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Service workers replace background pages in manifest v3 chrome extensions, and I'm trying to use one for my extension. I need to be able to run a function periodically, and it looks like alarms are the way to go. In the example they recommend doing this in the top level of the service worker:

chrome.alarms.create({ delayInMinutes: 3.0 });

chrome.alarms.onAlarm.addListener(() => {
  chrome.action.setIcon({
    path: getRandomIconPath(),
  });
});

From what I understand though, weather or not my service worker gets killed in between events is non-deterministic. I believe if the browser kills my service worker this will be called every 3 minutes, since when the script is re-started to handle the alarm, it will run the first line again and queue up another alarm.

By contrast, if the browser lets my service worker live for the 3 minutes in between alarms this won't loop, because it will only call addListener() once, but will call the callback twice (once for the first alarm that originally spawned this service worker, and again for the alarm registered on the first line of this invocation of the service worker). The service worker will then eventually die and no alarm will ever wake it again.

Am I misunderstanding how events work here? If not, how do I register a re-occurring alarm once chrome.alarms.create({ periodInMinutes: 3.0 }); and avoid re-registering it every time my service worker is re-started?

NOTE: delayInMinutes fires once, periodInMinutes is re-ocuring.

1 Answer 1

9

Although it's non-deterministic but the rules are quite simple and the worker behaves almost exactly like the old event page of ManifestV2, the major points are:

  • it wakes up when a registered API event occurs
  • it runs the entire script so the API listeners are re-registered
  • it runs the listener for the API event that woke it
  • it unloads after 30 seconds (15 in MV2) after the last API event; if another API event is triggered the unload timer is restarted in MV2 (but not in MV3); the timer will be extended by five minutes if there is an open port for chrome.runtime messaging, in MV3 the messaging ports are force-disconnected after five minutes whereas in MV2 these ports never force-disconnect and thus keep the MV2 event page alive.

Now back to that demo script. You're right: it relies on non-deterministic behavior. It's just bad like many examples in the documentation for extensions. Use API reference and devtools debugger.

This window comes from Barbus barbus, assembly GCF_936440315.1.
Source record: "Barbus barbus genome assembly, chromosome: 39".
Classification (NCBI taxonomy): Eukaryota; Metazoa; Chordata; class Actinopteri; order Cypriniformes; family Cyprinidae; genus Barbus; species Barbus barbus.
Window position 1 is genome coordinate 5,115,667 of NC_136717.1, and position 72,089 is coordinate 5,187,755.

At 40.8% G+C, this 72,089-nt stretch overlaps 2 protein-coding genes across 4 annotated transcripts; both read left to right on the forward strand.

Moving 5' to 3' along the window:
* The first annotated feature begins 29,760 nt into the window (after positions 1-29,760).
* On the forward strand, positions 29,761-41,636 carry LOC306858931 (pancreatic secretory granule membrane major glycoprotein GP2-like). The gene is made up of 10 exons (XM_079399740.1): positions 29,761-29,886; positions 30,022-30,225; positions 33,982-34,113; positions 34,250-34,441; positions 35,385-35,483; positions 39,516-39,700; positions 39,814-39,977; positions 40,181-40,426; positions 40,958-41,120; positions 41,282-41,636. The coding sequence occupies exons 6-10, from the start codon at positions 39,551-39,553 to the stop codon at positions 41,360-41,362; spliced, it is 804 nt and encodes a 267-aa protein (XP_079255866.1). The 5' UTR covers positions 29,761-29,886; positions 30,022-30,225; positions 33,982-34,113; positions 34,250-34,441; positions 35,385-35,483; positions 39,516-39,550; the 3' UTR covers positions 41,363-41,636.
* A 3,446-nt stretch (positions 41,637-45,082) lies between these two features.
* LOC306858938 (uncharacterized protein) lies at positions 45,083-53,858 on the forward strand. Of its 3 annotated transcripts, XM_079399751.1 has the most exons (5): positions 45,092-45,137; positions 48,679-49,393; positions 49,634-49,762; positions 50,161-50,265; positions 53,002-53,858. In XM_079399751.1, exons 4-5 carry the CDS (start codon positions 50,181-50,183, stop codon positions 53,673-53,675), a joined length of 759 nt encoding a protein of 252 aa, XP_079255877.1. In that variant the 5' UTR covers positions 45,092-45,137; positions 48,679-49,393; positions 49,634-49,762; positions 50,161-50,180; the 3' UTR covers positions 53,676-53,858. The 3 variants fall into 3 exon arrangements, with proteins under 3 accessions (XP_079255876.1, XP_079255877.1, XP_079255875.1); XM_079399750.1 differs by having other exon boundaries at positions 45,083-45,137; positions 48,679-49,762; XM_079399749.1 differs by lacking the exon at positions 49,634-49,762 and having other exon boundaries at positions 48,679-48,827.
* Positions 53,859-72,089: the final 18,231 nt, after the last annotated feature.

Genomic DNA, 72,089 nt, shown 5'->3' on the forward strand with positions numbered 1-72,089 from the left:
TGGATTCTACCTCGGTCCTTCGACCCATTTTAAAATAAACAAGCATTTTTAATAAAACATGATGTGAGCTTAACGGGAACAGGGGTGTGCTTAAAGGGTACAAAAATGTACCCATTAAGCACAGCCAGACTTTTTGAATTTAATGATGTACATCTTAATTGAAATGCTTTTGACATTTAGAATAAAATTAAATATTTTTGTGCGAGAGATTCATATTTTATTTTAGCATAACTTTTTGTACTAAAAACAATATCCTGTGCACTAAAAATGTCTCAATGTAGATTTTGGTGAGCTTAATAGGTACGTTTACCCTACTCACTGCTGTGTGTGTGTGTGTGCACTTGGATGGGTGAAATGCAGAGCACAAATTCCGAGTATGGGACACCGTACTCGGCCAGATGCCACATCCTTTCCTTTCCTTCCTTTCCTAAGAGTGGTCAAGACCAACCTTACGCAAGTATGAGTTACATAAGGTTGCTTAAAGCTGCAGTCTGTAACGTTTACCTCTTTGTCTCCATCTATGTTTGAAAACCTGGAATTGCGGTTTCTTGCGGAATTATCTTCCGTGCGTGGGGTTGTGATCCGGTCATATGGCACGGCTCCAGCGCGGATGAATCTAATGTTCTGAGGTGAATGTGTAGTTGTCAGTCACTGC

A more realistic example would be to register an alarm just once, for example in chrome.runtime.onInstalled event, because the alarms are remembered by the browser internally. Also, it's best to give it an id so we can check for its existence:

chrome.runtime.onInstalled.addListener(() => {
  chrome.alarms.get('periodic', a => {
    if (!a) chrome.alarms.create('periodic', { periodInMinutes: 3.0 });
  });
});

chrome.alarms.onAlarm.addListener(() => {
  chrome.action.setIcon({
    path: getRandomIconPath(),
  });
});
6
  • Sending a message from contentscript to the serviceworker doesn't wake up the serviceworker. Is this expected? Commented Nov 2, 2021 at 19:15
  • It definitely wakes the worker so I guess you should report it on crbug.com, but you'll have to provide more info and a demo extension, because it's likely they won't be able to reproduce the problem since I couldn't either.
    – woxxom
    Commented Nov 2, 2021 at 20:29
  • @wOxxOm, what about when disabling and re-enabling the extension? The onInstalled handler doesn't execute then, so is the alarm lost?
    – Wizard
    Commented Aug 5, 2022 at 14:08
  • this works. pls remember to put above codes in the very top of your background script
    – Frank Guo
    Commented Jan 2, 2023 at 3:32
  • why use onInstalled event here? it seems it called only after first install or update of extnsion, not every time you open chrome browser. shouldn't it be for example onStartup ? Commented Mar 25 at 10:04

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